Police vetting will now happen in secret, but the NPSC has failed to justify in-camera scrutiny.
A few weeks ago, the commission turned away media from vetting. It said its Skypark office renovation was underway and the room was too small.
Yesterday, we got a different excuse: public vetting compromises national security and issues relating to August polls preparation may arise.
Government seems to have decided that vetting — with shocking revelations of graft and impunity — are too embarrassing for public consumption. The supposedly independent commission has obliged.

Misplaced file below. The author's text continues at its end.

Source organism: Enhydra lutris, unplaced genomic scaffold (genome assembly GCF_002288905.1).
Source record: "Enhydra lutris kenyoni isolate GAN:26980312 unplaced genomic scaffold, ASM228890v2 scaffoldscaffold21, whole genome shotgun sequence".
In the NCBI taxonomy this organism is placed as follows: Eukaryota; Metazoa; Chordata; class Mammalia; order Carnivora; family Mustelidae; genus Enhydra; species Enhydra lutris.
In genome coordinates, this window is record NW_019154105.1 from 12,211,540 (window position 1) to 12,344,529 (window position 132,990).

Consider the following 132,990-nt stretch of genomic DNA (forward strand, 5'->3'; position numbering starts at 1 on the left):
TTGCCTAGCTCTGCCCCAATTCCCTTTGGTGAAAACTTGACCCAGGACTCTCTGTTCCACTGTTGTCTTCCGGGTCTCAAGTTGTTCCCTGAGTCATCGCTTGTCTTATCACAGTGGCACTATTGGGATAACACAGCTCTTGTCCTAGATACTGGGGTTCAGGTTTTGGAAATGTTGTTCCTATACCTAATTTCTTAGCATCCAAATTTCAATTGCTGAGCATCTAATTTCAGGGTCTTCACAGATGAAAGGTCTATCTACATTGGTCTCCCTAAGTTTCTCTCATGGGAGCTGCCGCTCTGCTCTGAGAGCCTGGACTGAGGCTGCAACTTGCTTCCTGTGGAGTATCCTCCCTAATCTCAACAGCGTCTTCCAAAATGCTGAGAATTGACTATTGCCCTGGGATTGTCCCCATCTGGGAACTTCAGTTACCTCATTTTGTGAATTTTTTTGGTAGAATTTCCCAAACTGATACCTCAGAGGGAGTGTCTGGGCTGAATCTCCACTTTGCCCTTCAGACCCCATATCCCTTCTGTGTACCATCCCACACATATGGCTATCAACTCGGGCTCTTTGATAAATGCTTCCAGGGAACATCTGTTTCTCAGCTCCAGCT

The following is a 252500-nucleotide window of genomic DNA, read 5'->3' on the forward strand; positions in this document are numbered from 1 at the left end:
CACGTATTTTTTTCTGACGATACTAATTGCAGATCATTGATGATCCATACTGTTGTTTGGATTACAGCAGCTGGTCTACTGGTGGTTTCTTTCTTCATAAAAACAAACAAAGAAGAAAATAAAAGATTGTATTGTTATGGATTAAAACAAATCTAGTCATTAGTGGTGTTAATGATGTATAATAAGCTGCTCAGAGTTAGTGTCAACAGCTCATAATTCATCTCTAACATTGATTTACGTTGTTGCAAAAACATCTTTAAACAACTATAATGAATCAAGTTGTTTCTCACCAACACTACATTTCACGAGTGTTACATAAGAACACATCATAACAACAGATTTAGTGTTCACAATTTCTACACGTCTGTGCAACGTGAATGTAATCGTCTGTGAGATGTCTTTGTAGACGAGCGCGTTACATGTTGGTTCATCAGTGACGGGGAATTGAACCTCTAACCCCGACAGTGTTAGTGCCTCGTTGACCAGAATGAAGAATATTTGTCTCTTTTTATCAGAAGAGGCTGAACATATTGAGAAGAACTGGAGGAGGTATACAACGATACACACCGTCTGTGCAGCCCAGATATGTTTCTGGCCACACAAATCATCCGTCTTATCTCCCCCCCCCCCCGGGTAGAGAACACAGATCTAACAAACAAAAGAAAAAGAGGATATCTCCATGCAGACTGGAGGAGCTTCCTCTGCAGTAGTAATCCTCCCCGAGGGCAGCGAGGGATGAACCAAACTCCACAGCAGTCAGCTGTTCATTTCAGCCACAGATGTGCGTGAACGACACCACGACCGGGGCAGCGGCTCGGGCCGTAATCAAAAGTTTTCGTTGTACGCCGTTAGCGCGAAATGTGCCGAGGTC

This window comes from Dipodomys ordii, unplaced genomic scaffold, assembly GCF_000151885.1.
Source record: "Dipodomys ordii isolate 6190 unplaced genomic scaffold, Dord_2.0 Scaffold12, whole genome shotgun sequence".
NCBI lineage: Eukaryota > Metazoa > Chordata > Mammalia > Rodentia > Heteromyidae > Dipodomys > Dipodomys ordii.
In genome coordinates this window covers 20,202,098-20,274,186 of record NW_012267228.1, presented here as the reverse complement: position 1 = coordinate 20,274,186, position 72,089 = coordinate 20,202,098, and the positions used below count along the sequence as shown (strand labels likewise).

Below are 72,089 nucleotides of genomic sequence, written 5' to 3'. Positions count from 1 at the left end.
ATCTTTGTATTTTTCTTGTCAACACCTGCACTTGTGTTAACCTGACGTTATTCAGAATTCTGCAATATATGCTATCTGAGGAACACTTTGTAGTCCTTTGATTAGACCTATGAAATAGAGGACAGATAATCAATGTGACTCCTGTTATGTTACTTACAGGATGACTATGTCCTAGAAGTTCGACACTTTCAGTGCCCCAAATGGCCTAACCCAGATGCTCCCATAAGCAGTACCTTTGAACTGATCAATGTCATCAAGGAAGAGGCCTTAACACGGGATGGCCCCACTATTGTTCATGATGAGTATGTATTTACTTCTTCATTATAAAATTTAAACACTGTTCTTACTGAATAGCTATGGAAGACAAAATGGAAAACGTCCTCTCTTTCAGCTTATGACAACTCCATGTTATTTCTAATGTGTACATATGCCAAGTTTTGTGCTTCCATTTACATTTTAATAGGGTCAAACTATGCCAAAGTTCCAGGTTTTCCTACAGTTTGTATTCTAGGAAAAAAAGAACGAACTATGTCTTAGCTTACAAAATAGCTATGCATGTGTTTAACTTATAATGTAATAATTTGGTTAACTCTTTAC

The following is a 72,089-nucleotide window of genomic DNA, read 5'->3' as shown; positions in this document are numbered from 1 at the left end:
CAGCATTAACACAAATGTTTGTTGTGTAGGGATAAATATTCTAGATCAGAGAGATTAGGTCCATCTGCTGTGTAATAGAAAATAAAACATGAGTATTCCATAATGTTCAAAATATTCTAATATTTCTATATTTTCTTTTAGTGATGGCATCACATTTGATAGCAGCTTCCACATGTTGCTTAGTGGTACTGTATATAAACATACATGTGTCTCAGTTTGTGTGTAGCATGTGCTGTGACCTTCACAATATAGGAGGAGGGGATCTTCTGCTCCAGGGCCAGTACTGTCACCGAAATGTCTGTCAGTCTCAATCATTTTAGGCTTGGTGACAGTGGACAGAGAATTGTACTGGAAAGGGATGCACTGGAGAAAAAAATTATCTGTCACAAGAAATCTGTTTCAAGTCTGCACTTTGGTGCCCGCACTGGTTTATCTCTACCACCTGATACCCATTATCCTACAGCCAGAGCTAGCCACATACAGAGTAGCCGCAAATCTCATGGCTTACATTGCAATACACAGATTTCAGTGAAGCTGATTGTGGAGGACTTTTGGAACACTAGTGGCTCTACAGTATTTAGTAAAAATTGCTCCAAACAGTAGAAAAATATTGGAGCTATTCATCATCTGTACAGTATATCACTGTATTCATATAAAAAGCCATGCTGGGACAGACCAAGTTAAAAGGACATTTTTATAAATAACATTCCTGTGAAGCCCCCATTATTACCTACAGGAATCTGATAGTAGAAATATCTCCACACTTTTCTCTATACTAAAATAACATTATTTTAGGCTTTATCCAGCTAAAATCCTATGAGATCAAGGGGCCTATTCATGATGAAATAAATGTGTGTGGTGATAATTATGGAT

Admittedly, vetting has not achieved much. NPSC chairman Johnston Kavuludi himself this week said some vetted officers are back to their old ways, now with a license to extort.
What's needed are surprise, impromptu and continuous lifestyle audits, not boardroom sessions for which officers are given time to rehearse their answers. These are mere cosmetics.
But underlying all this must be follow-through on much-needed police reforms.
Hiding the vetting behind closed doors shows this will is lacking.
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